Translating Russia
for America

By John Freedman

I once met a man who could not understand why anyone would need more than one translation of War and Peace. “It’s just words transposed into English,” he said incredulously. “Once it’s done it’s done.”

It is probable that everyone reading these notes – written, after all, for a university-based project in a prestigious theater program – recognizes that as a radically uninformed statement. What not everyone may realize, however, is the profound degree to which fuzzy thinking penetrates general opinions about translation. Respected producers and directors have told me, “Oh, we’ll clean that clumsy translation up before we go into rehearsals.”

I have also heard tell of ancient mariners saying, “We’ll just plug that little hole,” before heading out to stormy seas.

Translation is an art. In fact, a translator is a director, a playwright, an actor and an audience member all rolled into one. He or she constantly must hear the questions of the actor – “Can I say this?” – even as the spectator in the mind’s eye is wondering, “What does this mean?” while the segment of the brain thinking about how to direct this slowly emerging text is pondering what gestures and intonations the chosen words will call into being. All of this while the original author’s voice – with its unique rhythms, diction and melodies – must be singing in perfect pitch in the translator’s head.

No one in the theater is more sensitive than actors and spectators. It is one of the reasons why we love them so. Metaphorically, each must be invited to embark on a journey lacking hazardous obstacles and treacherous turns not planted there by the author. If an actor speaks a word that sticks in his or her craw, it must be because the author willed it, not because the translator was lazy. Every time an audience member is distracted by questions or doubts not envisioned by the author, communication has broken down. And the translator is to blame.

A play making the transition from Russian into English is threatened by a myriad of potentially catastrophic misunderstandings. As languages, Russian and English are structured differently, and so provide vastly different cadences, stores of information and electric impulses. That is nothing, however, compared to the pitfalls involved in translating cultural phenomena. Did you know, for example, that the contemporary Russian word for “red” is the same one the language still employs for “beautiful” in fairy tales? “Red Square,” in other words, has nothing to do with the place where the Red Army used to march. That gives the notion of “seeing red” a whole new sensation, doesn’t it?

In other words, much in a translation must be interpreted as well. But it must be done inconspicuously and in a way that is organic to the original text. So, yes, you may add scholarship to the jobs a translator is called upon to do well.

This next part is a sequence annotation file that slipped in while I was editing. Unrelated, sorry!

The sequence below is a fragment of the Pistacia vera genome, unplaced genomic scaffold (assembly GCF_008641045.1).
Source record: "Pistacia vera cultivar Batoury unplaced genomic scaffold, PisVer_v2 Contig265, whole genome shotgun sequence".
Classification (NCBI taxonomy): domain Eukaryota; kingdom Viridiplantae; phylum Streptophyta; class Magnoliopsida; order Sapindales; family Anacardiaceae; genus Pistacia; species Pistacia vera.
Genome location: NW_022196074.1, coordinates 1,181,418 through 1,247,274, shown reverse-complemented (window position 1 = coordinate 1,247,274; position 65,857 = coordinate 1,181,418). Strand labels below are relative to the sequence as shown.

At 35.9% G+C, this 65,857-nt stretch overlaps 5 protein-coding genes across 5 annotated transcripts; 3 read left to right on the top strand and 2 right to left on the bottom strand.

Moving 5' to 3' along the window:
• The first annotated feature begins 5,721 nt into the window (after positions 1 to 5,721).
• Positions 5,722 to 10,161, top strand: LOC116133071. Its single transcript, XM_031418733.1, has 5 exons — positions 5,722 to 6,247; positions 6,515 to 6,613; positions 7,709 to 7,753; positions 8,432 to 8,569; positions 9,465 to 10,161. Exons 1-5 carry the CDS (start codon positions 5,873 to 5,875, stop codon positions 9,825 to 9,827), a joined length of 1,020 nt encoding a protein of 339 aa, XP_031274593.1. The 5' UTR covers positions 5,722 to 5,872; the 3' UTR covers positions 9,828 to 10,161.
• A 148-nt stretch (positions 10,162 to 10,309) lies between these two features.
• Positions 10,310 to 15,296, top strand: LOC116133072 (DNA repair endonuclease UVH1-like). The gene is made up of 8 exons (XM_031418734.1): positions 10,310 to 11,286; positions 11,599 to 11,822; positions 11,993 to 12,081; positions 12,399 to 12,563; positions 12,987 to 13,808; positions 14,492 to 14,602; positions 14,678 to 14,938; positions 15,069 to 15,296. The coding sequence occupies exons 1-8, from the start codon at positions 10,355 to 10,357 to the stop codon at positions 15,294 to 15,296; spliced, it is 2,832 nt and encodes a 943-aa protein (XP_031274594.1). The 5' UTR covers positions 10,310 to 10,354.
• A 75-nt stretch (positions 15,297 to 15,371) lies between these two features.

English is another problem. The British have been good at sniffing out new plays in Russia, translating, publishing and staging them. But as George Bernard Shaw said so famously: “England and America are two countries divided by a common language.” Indeed, many British translations done in the last decade look and sound as foreign to us as any Russian, German or French play might.

The New Russian Drama: Voices in a Shifting Age project was established to bring the riches of contemporary Russian drama to America in the American idiom. We believe this is the only way that such major contemporary writers as Olga Mukhina, Maksym Kurochkin, Yury Klavdiev, Vyacheslav Durnenkov, Yaroslava Pulinovich and the Presnyakov brothers can fully be appreciated in the United States.

We also believe there is no one way to create a translation that will allow a play to speak clearly and breathe fully in a new language. As such, we experimented with various methods.

We engaged playwright Kate Moira Ryan to create a new American adaptation of Mukhina’s “Tanya-Tanya.” Playwrights Juanita Rockwell and David M. White worked closely with Russian director Yury Urnov to fashion American variants of the Presnyakovs’ “Playing Dead” and Klavdiev’s “Martial Arts,” respectively. John Hanlon, with Kurochkin’s “Vodka, F***ing, and Television,” and I, with Durnenkov’s “Frozen in Time,” Kurochkin’s “The Schooling of Bento Bonchev,” Pulinovich’s “Natasha’s Dream” and “I Won,” and Klavdiev’s “The Polar Truth,” took the traditional route of a lone translator rendering an author’s text.

All of us, working with the writers and production teams, endeavored to help five unique Russian voices “speak American” without losing their native flavor, points of view or insights. Each production in this season-long project is confirmation of our belief that American theater will be richer when it embraces what a new generation of Russian playwrights is writing.

Fulbright Scholar-in-Residence Yury Urnov directs Towson University students in rehearsal for Tanya Tanya by Olga Mukhina.
November 2009.
Photo: Robyn Quick.

David Gregory, Matt Shea and Rich Buchanan in Towson University’s production of Tanya Tanya by Olga Mukhina.
December 2009.
Photo: Jay Herzog.

Francis Cabatac in The Polar Truth by Yury Klavdiev. Towson University.
November 2009.
Photo: Tina Staffieri.

Joseph Ritsch and Caroline Reck in Towson University’s production of Tanya Tanya by Olga Mukhina.
December 2009.
Photo: Robyn Quick.